Many of the members of Fidel Castro’s July 26th Movement who had believed his promises of restoring democracy became disillusioned as free elections did not materialize, and a communist dictatorship imposed.. Two of them were Olga Morgan Goodwin and her husband William Alexander Morgan, the “Yankee Comandante.”

Williiam Morgan and Olga María Rodríguez Farinas in the mountains of Cuba. Wikimedia Commons

Olga Morgan Goodwin passed away on April 16, 2024 from a stroke. She was 87 years old. She spent over ten years in a Cuban prison for her political beliefs beginning in March 1961, and was freed due to the intercession of a visiting United Nations delegation in 1972. Over a decade of beatings, three month long stays in solitary confinement, and hunger strikes to protest the inhuman treatment.

A little over a month before the Bay of Pigs on March 11, 1961 William Alexander Morgan was executed by firing squad at La Cabaña. He had been loyal to the Revolution, and believed that Fidel Castro was not a communist, and that when the communist influence was exposed that they would be crushed, and democracy finally restored in Cuba.

It was in this context that Cuban exiles joined Brigade 2506 to overthrow the communist dictatorship in Cuba. They risked life and limb to liberate their homeland, and over a hundred died in the venture, and hundreds more suffered imprisonment as prisoners of war between April 1961 and December 1962

Pedro Roig, a member of the Brigade 2506, in 2012 at the Institute of Cuban – Cuban American Studies at the University of Miami gave a first hand presentation of what happened, and lessons learned.

Following the Bay of Pigs the Kennedy brothers initiated Operation Mongoose in November 1961. President Kennedy’s brother and Attorney General of the United States, Robert Kennedy, headed up the sustained effort to topple the Castro regime and this included the assassination of Fidel Castro. The Kennedy Administration remained committed to regime change in Cuba by whatever means necessary short of a U.S. military intervention that would arouse a response from the Soviets.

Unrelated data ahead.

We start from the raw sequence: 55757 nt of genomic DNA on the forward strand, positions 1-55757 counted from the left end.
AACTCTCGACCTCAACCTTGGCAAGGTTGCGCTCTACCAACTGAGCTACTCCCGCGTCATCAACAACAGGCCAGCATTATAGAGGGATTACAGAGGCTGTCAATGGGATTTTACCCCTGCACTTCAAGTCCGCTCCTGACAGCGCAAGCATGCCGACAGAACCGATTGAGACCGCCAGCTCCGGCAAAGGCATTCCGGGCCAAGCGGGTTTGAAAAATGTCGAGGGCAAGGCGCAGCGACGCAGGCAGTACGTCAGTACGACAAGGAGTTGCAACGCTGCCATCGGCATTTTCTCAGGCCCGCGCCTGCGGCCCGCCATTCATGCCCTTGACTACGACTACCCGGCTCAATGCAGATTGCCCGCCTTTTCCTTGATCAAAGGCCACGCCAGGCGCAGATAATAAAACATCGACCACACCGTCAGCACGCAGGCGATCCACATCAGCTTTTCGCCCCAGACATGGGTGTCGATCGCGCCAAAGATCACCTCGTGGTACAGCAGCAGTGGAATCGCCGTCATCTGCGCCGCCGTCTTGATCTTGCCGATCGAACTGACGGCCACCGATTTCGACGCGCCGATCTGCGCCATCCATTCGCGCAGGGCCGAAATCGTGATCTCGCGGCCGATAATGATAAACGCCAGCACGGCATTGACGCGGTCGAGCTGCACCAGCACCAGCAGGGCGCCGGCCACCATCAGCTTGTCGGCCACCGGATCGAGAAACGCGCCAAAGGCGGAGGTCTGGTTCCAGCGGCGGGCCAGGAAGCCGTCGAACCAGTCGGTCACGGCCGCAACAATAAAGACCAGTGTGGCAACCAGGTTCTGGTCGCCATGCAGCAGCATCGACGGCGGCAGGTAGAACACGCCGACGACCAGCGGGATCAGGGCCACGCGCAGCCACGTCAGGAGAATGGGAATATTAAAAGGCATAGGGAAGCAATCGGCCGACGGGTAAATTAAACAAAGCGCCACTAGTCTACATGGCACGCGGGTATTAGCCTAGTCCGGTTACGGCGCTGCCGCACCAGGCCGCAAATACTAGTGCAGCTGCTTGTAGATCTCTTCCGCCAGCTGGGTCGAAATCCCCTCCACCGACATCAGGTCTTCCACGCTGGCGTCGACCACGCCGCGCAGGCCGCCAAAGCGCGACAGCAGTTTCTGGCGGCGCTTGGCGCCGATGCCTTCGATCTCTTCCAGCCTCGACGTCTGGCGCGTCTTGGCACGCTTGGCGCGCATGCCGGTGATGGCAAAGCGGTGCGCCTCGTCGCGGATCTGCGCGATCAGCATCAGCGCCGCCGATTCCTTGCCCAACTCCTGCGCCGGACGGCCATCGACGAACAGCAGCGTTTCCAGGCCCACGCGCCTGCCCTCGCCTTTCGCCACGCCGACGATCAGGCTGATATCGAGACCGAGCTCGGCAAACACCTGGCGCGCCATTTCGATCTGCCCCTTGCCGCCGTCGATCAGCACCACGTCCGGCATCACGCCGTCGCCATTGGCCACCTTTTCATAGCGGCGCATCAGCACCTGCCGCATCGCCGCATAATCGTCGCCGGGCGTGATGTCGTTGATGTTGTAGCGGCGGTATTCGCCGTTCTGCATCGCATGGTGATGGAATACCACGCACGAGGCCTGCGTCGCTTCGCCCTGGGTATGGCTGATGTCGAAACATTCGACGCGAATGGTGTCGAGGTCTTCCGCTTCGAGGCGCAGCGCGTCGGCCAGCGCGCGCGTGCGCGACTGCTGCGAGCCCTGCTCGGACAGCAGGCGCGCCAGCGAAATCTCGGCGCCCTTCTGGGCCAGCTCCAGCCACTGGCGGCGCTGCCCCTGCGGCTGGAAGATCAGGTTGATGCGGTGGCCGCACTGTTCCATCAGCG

On December 24, 1962, captured prisoners of war of the Brigade 2506 were released from Castro’s prison and flew to Miami. Five days later on December 29, 1962, President John Kennedy and First Lady Jacqueline Kennedy met with the Bay of Pigs veterans, and over 40,000 Cuban exiles at the Orange Bowl. On that day the returning soldiers gave President Kennedy the flag of the Brigade and the President pledged that the Brigade flag was to “fly again in a free Havana.” Less than a year later on November 22, 1963 President John F. Kennedy was assassinated in Dallas, Texas by pro-Castro activist Lee Harvey Oswald.

The Castro regime would go on to complete the imposition of communist central planning, the rationing of food became official on March 12, 1962. According to Reuters, “in 1963 the government made it illegal for Cubans to slaughter their cows or sell beef and byproducts without state permission after Hurricane Flora killed 20% of the country’s herd.” In 1968, Fidel Castro carried out what he called a “Revolutionary Offensive” that wiped out the remaining private sector.

Sixty three years after the Bay of Pigs, and the courageous sacrifice of the Brigade 2506 members, the haunting question remains: “How much better would Cuba and the wider region be today if Castro had been overthrown in 1961?”

Pittsburgh Post-Gazette, April 17th, 2024

Fiery Cuban revolutionary leader who defied Fidel Castro dies at 87

Olga Morgan Goodwin fought alongside her famous American husband, William Morgan, in the Cuban Revolution 

By Michael D. Sallah